Human Growth and Development
Professor O 'Dowd
November 30, 2013
"The story of the human race is the story of men and women selling themselves short." (quote information)
While researching different developmental theorist, many things certain theorists came up with were not appealing in my mind and did not believe to be true. For example, theorist John B. Watson believed that he could train any healthy infant, no matter the circumstances, to grow and become any type of specialist that Watson would choose. Reading that alone about Watson checked him off the list of contenders because of my disbelief of his theory. Choosing your favorite theorist turned out not being too easy. Many theorist approaches for development are very interesting and have truth behind them. One developmental theorist though caught my attention more than the others.
Abraham Harold Maslow had a rather challenging childhood. He was born on April 1, 1908 in Brooklyn, New York. He had six siblings and was the eldest of them all, the first born. His parents only wanted what they never had which was the best for their seven children. He was known to be quite lonely as a child and would take up his time reading. Maslow was pressured by his parents to always to well academically. As he got older he studied at the City College of New York and Cornell before surprisingly enough marrying his first cousin, Bertha Goodman and later having two daughters. Maslow ended up moving him and his family to Wisconsin to attend the University of Wisconsin. At the University of Wisconsin is when he first became realized he was interested in psychology. He later graduated from the University of Wisconsin and was awarded a BA, MA, and Phd in psychology. After that he ended up moving back to New York. He worked with E.L. Thorndike at Columbia University. Maslow met Kurt Goldstein in 1951 and that’s when his theory began.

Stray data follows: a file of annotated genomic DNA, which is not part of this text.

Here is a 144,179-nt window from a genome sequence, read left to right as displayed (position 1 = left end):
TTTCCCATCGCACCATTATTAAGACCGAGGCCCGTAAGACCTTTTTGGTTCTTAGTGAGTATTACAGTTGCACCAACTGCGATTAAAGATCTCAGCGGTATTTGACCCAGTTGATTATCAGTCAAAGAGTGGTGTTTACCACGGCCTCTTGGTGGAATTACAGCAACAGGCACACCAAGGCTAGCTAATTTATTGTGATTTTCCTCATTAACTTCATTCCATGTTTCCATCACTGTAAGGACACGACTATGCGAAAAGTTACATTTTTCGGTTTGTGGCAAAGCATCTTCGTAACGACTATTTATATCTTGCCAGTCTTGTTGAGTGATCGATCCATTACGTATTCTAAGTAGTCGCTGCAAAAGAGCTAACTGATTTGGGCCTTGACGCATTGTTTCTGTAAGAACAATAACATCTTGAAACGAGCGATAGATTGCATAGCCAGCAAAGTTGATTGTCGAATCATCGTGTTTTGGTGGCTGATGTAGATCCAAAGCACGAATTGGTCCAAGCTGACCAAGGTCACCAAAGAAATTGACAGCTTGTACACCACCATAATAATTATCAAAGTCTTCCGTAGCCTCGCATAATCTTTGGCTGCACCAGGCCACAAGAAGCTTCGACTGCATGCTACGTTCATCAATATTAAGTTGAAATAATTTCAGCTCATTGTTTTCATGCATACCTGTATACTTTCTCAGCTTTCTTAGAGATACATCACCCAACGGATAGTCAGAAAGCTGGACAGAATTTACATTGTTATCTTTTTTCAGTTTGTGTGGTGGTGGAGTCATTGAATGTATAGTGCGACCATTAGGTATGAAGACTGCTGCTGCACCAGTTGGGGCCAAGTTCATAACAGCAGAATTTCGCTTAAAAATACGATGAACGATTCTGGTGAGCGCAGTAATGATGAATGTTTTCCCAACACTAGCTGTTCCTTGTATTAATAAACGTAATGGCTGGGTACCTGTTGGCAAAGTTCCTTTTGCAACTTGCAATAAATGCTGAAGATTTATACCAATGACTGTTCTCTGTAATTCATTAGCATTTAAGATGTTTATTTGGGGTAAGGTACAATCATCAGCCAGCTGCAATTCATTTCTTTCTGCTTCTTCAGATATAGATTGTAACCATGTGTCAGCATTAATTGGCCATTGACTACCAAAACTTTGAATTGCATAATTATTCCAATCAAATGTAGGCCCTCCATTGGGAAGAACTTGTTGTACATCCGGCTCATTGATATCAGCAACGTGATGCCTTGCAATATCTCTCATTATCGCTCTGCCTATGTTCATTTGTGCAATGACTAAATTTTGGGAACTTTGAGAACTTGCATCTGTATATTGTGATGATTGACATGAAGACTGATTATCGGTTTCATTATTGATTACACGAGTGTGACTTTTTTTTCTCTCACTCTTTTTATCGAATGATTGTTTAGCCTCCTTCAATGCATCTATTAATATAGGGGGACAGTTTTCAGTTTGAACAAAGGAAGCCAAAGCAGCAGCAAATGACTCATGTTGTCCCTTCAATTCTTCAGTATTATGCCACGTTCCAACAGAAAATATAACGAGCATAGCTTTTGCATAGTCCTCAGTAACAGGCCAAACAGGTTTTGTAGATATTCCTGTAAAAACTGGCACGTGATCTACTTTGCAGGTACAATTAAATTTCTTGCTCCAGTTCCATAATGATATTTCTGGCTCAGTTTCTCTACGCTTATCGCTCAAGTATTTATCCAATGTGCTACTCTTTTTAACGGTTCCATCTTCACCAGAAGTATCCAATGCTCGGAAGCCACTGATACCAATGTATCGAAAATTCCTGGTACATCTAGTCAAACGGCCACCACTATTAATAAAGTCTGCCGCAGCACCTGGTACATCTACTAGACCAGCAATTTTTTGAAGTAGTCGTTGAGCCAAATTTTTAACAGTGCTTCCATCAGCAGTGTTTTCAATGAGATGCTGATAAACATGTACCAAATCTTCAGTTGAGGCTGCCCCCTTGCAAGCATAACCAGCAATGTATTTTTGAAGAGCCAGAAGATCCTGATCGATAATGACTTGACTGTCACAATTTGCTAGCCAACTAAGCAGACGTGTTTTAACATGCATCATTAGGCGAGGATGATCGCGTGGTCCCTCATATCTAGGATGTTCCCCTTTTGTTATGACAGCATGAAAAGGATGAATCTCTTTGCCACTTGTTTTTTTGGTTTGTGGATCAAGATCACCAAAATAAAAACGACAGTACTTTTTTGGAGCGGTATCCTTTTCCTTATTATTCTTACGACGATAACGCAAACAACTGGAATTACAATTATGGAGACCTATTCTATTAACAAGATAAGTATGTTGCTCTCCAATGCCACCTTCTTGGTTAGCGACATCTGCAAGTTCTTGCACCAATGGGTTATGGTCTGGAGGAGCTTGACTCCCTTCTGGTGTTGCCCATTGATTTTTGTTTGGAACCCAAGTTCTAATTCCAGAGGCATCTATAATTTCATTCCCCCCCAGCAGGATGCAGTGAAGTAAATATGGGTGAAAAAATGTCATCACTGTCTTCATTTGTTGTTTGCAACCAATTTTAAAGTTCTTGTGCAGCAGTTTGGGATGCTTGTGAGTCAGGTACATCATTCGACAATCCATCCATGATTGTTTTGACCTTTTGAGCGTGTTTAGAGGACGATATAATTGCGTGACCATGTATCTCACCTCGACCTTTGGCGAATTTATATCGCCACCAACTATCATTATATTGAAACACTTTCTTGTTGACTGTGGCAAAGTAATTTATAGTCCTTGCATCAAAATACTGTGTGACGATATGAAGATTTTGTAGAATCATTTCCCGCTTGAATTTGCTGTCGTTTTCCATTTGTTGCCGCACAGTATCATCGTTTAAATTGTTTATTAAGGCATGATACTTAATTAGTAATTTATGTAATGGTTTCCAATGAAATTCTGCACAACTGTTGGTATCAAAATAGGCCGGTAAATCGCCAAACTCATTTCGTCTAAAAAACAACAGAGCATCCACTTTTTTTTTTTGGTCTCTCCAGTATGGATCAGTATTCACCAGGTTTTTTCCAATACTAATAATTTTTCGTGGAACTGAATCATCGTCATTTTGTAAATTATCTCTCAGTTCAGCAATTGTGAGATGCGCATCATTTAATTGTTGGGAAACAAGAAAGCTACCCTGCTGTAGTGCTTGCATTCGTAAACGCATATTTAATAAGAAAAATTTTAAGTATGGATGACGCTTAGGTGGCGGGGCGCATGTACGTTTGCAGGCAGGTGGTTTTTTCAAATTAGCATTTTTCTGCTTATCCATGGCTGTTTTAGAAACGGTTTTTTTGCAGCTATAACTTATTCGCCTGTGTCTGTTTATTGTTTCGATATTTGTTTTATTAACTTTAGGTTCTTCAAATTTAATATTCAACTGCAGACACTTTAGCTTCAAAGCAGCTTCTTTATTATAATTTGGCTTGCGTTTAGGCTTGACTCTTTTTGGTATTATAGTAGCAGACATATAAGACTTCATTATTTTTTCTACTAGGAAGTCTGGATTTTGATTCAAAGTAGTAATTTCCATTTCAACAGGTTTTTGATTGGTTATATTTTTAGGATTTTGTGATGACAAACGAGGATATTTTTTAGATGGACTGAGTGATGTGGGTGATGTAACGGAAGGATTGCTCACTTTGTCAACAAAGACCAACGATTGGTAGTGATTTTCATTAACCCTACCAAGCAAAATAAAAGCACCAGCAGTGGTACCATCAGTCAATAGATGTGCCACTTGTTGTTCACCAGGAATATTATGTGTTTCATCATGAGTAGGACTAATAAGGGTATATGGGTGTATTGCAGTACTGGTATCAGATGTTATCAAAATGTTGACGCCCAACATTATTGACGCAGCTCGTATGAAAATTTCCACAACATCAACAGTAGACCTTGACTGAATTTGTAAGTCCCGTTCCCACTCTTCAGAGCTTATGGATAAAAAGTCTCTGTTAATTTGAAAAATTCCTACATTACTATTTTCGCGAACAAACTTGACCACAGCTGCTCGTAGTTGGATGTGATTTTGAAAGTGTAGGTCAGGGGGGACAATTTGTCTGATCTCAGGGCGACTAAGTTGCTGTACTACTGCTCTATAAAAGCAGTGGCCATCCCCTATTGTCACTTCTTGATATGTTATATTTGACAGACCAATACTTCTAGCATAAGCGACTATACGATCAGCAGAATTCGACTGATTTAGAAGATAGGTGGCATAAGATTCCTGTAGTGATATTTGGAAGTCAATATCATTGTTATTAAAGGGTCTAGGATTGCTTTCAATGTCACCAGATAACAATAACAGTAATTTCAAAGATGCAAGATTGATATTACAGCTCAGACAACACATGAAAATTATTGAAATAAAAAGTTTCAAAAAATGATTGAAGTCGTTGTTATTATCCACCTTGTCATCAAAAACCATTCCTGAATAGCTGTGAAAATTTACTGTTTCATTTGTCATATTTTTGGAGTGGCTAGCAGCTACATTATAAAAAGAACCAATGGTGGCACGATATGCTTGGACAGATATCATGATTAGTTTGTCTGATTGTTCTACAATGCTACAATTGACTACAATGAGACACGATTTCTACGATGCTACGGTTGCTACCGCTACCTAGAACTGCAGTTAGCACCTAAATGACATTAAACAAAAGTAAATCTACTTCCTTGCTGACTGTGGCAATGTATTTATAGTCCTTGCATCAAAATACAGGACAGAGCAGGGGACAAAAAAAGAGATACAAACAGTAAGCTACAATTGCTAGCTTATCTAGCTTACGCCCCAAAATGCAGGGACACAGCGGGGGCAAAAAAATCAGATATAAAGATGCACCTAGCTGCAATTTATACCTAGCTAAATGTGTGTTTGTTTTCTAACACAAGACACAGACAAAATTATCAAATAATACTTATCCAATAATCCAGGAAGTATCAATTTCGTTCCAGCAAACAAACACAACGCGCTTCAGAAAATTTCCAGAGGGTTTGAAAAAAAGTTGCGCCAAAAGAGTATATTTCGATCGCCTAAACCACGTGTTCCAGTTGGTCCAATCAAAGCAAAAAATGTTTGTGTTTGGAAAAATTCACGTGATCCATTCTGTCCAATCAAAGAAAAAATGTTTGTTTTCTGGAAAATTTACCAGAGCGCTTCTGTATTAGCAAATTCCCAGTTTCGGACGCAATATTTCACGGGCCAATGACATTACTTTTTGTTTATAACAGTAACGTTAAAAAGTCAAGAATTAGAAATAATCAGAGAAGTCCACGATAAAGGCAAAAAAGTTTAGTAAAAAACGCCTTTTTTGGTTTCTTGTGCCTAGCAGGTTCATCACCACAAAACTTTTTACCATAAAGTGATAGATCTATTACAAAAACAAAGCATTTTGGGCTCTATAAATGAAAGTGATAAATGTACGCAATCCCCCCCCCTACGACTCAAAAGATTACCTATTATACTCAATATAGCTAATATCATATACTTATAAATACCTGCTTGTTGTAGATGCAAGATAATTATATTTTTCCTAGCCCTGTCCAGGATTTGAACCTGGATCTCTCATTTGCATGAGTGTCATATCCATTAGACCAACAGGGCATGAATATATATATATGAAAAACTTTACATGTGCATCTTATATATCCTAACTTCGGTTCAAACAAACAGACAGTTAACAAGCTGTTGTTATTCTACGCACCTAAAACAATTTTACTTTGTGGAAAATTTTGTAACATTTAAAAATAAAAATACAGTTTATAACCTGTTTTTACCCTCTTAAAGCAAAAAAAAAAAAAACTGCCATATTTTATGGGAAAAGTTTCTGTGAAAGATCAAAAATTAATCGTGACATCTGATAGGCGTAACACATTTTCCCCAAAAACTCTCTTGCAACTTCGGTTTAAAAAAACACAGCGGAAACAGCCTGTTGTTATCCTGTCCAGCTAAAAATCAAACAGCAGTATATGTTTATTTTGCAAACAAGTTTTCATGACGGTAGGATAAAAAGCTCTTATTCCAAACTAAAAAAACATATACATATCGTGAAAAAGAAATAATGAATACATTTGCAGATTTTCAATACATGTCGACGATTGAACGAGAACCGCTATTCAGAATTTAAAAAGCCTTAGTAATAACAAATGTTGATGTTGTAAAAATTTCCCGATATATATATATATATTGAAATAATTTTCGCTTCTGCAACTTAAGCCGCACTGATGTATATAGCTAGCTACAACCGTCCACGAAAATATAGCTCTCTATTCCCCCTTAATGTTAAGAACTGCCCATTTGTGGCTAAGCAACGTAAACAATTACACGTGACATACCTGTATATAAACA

Goldstein was the person who
References: Cherry , K. (n.d.). Retrieved from http://psychology.about.com/od/developmentstudyguide/p/devthinkers.htm Skidmore, J. (n.d.). Retrieved from http://www.uen.org/Lessonplan/preview.cgi?LPid=4411 Cherry, K. (n.d.). Retrieved from http://psychology.about.com/od/profilesmz/p/abraham-maslow.htm Maslow, A. H. (1968). Toward a psychology of being (2nd ed.). Princeton, NJ: Van Nostrand. Textbook